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Reign of George I page 3

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This was the first direct announcement of the ministers' intention to call their predecessors to account, and secretary Stanhope, in the course of the debate, confirmed it, observing that it had been industriously circulated that the present ministers never designed to bring the late ministers to trial, but only to pass a general censure on them; but he assured the house that, though active endeavours had been used to prevent a discovery of the late treasonable proceedings, by conveying away papers from the secretaries' offices, yet government had sufficient evidence to enable them to bring to justice the most corrupt ministry that ever sate at the helm; and that it would appear that a certain English general had acted in concert with, if not received orders from, marshal Villars.

The tories endeavoured to oppose the address, as reflecting on the memory of the queen, but the whigs replied that nothing was farther from their intentions; on the contrary, they desired to vindicate her memory by exposing and punishing those evil counsellors who deluded her into pernicious measures, and now sought to excuse themselves I by throwing on the good, pious, and well-meaning princess all the blame and odium of their evil counsels. The address was carried by a majority of two hundred and forty-four to one hundred and thirty-eight.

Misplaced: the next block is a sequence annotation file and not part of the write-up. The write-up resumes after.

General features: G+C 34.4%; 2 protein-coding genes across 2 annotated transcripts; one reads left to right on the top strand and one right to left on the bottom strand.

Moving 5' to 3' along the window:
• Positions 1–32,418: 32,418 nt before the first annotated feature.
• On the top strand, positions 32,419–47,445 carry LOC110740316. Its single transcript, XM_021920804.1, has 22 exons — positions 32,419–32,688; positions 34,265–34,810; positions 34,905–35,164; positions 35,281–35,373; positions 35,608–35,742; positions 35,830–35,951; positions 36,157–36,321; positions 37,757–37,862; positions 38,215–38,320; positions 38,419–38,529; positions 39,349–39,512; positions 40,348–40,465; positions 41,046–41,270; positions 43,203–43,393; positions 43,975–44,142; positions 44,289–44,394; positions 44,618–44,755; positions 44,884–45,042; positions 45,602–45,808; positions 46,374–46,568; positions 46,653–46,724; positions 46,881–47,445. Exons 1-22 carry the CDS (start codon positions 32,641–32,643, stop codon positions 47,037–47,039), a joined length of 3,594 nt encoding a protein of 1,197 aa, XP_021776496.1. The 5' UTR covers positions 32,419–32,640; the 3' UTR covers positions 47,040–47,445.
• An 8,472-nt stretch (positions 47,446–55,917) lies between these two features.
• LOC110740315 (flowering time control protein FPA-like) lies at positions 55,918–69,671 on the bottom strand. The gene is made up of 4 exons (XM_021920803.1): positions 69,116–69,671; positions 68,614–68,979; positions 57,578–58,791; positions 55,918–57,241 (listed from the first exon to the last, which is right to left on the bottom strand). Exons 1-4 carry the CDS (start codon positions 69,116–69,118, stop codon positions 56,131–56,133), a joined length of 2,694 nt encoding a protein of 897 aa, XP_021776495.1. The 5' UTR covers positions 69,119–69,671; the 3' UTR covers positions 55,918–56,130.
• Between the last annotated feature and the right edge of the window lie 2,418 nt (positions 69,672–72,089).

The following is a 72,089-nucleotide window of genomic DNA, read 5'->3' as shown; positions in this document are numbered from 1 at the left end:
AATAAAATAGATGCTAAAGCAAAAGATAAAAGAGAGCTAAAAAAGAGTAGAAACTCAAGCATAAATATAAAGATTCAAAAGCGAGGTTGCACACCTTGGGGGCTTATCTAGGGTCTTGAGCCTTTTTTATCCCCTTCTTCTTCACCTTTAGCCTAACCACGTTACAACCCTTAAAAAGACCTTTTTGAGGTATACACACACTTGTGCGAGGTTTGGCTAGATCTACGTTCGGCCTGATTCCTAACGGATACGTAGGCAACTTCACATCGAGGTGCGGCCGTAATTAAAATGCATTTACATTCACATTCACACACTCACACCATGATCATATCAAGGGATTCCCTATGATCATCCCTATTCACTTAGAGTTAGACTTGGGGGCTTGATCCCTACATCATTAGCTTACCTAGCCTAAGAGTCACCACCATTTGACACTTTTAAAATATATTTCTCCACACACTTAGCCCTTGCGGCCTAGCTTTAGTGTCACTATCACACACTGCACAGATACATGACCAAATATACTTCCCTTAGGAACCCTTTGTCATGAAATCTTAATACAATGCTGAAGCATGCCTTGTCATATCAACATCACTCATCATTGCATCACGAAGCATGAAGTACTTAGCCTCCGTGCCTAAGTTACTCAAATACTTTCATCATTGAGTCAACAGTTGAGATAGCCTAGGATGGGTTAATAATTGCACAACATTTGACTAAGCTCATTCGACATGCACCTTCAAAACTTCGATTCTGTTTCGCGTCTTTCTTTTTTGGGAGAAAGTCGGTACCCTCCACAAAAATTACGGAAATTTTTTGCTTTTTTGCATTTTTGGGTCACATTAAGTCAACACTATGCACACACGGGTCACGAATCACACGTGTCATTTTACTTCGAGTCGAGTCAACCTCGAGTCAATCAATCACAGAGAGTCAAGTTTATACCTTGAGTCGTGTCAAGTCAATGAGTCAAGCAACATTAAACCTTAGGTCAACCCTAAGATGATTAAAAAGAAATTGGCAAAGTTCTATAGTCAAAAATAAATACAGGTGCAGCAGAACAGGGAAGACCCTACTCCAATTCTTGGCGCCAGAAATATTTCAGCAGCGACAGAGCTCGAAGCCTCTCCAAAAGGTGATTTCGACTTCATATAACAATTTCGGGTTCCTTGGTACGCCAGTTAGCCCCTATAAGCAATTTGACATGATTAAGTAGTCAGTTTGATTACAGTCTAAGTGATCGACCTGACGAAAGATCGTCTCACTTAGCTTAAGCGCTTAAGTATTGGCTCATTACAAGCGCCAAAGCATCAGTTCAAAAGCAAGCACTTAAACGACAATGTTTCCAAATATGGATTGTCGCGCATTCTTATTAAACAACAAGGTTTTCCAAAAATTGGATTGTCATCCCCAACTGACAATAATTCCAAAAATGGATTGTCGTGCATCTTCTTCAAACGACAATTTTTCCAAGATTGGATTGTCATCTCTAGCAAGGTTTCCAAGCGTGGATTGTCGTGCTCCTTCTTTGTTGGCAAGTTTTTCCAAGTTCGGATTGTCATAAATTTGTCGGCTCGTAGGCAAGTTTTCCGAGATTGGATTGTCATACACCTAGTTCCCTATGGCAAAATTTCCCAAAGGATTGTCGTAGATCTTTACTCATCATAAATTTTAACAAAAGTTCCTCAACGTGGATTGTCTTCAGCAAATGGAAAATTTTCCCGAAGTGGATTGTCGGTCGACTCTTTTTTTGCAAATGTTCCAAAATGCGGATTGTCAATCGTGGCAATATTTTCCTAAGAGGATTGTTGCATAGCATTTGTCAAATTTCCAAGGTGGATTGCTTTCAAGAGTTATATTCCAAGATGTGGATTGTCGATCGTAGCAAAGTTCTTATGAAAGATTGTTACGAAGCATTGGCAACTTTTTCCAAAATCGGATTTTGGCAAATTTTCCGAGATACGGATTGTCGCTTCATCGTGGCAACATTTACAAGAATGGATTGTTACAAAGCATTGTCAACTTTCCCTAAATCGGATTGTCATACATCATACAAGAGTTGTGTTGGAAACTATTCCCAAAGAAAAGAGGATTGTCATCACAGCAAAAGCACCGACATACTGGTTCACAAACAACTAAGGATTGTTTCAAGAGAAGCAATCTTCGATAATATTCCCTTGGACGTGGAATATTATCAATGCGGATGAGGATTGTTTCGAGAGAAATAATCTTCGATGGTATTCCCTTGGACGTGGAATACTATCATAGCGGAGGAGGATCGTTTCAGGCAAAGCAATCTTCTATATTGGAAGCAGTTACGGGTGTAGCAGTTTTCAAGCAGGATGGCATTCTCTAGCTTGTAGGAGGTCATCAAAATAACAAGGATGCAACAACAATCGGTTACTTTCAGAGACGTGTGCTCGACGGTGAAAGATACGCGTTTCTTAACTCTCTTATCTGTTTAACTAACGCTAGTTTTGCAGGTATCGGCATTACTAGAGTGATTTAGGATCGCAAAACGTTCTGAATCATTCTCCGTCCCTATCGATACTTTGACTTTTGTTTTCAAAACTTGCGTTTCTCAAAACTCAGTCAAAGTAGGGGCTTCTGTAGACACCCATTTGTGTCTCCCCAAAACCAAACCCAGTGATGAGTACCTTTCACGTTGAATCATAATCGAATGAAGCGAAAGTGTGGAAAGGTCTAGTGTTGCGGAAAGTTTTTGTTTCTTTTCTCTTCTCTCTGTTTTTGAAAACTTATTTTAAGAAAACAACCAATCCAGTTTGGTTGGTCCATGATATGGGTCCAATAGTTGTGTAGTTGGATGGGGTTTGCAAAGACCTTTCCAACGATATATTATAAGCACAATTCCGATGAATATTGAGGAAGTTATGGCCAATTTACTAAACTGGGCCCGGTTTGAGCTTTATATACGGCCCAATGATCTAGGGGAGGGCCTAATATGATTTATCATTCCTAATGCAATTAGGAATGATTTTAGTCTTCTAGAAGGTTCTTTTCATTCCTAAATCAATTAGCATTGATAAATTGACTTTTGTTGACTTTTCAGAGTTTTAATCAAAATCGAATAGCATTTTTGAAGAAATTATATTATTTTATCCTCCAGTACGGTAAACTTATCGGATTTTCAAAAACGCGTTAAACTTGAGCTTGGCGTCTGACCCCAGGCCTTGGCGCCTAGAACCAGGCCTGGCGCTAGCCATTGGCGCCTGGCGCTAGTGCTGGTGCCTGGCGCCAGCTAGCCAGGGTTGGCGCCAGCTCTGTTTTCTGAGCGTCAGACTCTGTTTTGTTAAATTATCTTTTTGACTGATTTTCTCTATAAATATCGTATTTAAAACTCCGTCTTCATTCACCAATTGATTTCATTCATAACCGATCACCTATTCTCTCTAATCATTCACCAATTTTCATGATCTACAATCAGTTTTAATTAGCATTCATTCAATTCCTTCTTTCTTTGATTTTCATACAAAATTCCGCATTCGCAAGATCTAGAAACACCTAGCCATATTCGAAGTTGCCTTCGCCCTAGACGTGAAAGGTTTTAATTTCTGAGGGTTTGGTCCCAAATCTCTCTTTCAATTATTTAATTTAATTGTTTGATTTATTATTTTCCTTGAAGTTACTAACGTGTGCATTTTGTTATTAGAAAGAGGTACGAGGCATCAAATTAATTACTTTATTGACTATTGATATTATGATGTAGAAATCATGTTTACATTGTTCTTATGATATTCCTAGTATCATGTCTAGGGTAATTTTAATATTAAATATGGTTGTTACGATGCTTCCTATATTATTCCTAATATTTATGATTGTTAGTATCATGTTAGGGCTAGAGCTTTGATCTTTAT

It was now clear that the ministers meant to impeach Oxford, Bolingbroke, and Ormonde, the general alluded to. Oxford acted with his usual sluggish impassiveness; he awaited quietly the event. Bolingbroke affected to despise the menaced attack, and declared in conversation that he found that he could be unfortunate without being unhappy. Swift even affected to congratulate him on his fall, writing to him thus: - u I hope your lordship, who was always kind to me while you were a servant, will not forget me now in your greatness. I give you this caution, because I verily believe you will be apt to be exalted in your new station of retirement, which was the only honourable part that those who gave it you were capable of conferring." But this was all bravado. The treason of that man was too enormous to leave him at ease. He was guilty, and knew it, and he was all this time meditating his retreat. These brags of himself and his shadow, Swift, were only the camp-fires left burning whilst the retreat was made. He was informed that Prior, who had been recalled from Paris, was induced to disclose all he knew; and though this proved false, it quickened his movements. He attended Drury Lane theatre on the 26th of March, and at the close of the play ordered another for the next night, as was the custom with great men at that time. He then disguised himself as a servant of La Vigne, a messenger of the king of France, and got safe to Paris, where he soon after engaged himself wholly in the pretender's service as his secretary of state. It was the first time for many years that he had occupied an honest position. He was now an avowed enemy of the Hanoverian house; before he had been busy ruining and disgracing his country under the guise of its minister.